Problems With Summarizing

Now let’s look at the theory. The notion of using AI to summarize contracts requires addressing two issues: First, what are we trying to accomplish? And second, is AI capable of helping us accomplish it?

I made this post about summarizing contracts simply because that’s how I’ve seen the task described. But summarizing contracts isn’t helpful.

When you summarize something, you state the main points and leave out what’s less important or irrelevant. This brings to mind my O Level English exam in the 1970s, at Latymer Upper School, in London. Part of the exam involved doing a “precis”—now called “summary writing.” A proctor would read out a passage of nonfiction writing, and we students had to summarize it in no more than a specified number of words, including only the more important points.

But what might make sense for nonfiction writing doesn’t make sense for contracts, for two reasons. First, in contracts, everything matters! It’s like software code—leave something out and bad things can happen.

And second, in the process of summarizing, usually you aren’t able to just prune some words, repeating the rest verbatim. Instead, you likely have to change some words. In the limited and stylized world of contract language, using different words can have significant implications.

Based on my one extract, these general problems with summarizing contract language are aggravated by using ChatGPT, with its freewheeling omissions and word-changing.

Outlining Instead of Summarizing

So we shouldn’t summarize contracts. If you want to understand the implications of what’s in a contract, it’s reckless to not read the contract itself. That’s not a ChatGPT issue—it’s a contracts issue.

I suggest that instead, there’s value in outlining. In an outlining, you describe the overall structure and you focus on key elements or key issues, leaving the reader to consult the contract to follow up on the implications of what’s in the outline. You can also offer guidance, much as a GPS system offer different kinds of alerts. An outline gives the reader a sense of what the contract covers, and it allows the reader to decide whether they wish explore issues by examining the contract.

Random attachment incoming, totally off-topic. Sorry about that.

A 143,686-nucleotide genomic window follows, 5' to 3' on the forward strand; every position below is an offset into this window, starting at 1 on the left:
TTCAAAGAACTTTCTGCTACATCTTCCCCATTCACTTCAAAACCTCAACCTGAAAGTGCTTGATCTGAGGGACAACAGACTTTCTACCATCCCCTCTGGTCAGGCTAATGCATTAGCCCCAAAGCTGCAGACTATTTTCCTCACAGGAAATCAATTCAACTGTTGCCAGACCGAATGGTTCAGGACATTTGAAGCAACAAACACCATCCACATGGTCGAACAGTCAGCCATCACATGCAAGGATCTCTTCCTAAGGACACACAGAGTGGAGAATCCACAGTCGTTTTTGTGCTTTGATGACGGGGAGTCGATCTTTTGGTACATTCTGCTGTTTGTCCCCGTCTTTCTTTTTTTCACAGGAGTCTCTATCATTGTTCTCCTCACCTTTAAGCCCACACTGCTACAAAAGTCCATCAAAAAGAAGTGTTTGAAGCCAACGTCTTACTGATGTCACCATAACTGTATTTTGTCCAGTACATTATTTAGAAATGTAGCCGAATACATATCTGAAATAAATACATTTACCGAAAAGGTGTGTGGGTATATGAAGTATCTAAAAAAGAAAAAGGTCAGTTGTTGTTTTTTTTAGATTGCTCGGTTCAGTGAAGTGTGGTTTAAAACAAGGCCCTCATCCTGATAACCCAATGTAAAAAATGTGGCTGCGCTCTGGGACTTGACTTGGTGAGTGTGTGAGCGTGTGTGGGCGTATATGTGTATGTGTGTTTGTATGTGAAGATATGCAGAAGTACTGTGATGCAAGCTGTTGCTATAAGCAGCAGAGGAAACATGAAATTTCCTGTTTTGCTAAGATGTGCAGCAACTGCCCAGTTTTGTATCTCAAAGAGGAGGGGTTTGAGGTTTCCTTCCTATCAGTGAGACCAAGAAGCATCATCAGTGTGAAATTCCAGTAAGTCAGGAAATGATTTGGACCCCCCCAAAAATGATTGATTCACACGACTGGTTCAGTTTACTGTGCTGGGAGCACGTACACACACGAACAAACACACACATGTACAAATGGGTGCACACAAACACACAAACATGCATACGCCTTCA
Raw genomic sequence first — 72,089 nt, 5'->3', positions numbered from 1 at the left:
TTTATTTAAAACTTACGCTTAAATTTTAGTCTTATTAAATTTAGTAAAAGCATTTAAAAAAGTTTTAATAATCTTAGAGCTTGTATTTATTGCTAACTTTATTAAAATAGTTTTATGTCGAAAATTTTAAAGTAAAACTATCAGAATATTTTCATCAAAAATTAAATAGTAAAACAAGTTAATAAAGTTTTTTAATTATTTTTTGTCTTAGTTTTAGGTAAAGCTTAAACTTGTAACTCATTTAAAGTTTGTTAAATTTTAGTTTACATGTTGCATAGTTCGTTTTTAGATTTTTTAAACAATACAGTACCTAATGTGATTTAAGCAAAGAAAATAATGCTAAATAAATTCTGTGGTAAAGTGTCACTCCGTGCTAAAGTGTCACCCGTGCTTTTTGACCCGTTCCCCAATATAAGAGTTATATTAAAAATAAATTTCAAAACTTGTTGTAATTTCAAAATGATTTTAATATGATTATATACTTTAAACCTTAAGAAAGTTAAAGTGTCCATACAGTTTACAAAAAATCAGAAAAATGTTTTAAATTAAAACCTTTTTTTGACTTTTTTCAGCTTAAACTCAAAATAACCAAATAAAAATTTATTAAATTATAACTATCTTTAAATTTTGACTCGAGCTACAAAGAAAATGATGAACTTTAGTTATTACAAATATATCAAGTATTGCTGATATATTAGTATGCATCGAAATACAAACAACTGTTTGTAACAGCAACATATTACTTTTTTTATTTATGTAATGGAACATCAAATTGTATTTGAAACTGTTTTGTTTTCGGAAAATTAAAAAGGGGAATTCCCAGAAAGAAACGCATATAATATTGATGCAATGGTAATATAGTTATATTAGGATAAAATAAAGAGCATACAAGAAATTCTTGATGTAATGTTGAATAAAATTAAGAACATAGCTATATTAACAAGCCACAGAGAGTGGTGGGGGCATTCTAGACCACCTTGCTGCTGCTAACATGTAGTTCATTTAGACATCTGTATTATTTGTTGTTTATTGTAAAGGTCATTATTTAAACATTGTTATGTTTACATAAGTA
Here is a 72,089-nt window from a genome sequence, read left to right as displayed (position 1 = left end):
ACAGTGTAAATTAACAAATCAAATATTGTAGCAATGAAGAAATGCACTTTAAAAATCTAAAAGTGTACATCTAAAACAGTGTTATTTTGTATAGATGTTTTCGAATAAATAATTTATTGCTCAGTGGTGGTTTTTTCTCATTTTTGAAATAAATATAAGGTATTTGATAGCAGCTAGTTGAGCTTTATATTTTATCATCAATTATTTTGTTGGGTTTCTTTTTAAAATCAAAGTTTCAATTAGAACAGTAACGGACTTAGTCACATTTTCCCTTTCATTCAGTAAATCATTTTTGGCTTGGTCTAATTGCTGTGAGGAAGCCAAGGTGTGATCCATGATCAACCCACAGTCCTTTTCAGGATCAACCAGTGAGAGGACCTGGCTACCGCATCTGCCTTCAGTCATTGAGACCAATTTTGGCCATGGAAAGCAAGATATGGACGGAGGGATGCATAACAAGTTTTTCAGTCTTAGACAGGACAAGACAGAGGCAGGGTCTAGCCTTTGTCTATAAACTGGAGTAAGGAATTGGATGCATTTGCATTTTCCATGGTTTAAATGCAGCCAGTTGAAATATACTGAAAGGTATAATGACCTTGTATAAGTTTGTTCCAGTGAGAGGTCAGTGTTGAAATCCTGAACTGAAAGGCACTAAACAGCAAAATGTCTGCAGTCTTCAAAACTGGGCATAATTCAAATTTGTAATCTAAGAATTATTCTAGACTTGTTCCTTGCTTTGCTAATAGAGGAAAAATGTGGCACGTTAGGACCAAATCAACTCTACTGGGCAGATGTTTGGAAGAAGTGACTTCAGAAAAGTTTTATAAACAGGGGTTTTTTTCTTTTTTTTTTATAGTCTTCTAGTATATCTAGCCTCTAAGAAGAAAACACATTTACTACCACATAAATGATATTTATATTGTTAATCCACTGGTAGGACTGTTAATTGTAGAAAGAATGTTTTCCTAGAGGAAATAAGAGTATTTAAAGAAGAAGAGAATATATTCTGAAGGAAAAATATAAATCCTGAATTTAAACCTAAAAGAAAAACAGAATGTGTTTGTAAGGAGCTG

The nature of an outline depends on what’s at stake. For example, is it something an organization prepares for every contract it signs? Or it is required as part of assessing the implications of some problem that has arisen? The information could be of the most basic sort. For example, “Governing Law: Pennsylvania.” Or it could be more nuanced.

To give you a sense of the difference between a summary and an outline, here’s my outline of that sentence I had the two versions of ChatGPT summarize (plus my observations, which are probably overkill):

Section 6. Representations and Warranties [Generally, this phrase is used with statements of fact, but in this case, it introduces different kinds of provisions.]

  • Clause (i): The consultant has authority to enter into the contract and no violation. [No remedy is available if this statement of fact is inaccurate; see this blog post.]
  • Clause (ii): The consultant must meet the stated standard of care. [This is an obligation, not a statement of fact.]
  • Clause (iii): Services and Deliverables will materially conform to the Specifications for one year from Acceptance. [This is a “future fact”. A court might interpret it as an obligation or a risk-allocation mechanism; see MSCD ¶ 3.474.]
  • Clause (iv): To the Consultant’s knowledge, AssetMark’s use of the Indemnified Items will not infringe anyone’s IP rights. [This is a “future fact”. A court might interpret it as an obligation or a risk-allocation mechanism; see MSCD ¶ 3.474.]
  • Clause (v): There’s no pending or threatened litigation that would have a material adverse impact. [This statement of fact doesn’t include a knowledge qualification, and it isn’t limited to litigation that involves the consultant.]
  • Clause (vi): The consultant must protect against harmful code. [This is an obligation, not a statement of fact.]

Because every outline would be prepared to address a given need, it’s hard to imagine that ChatGPT is equipped to compile the information required to address that need. I don’t have that much faith in the power of prompting.


To summarize (hah!), summarizing contracts is a bad idea, and ChatGPT makes a bad idea worse. Outlining all or part of a contract might be helpful, but the nature of the outline would depend on the need. It's hard to imagine AI  being sufficiently nuanced to pull together the necessary threads.

I'm aware it's audacious for me—someone who hasn't done deals for 20 years—to wade into the stuff of day-to-day contracts work. I'm hoping my understanding of the nature of contract language will make up for that!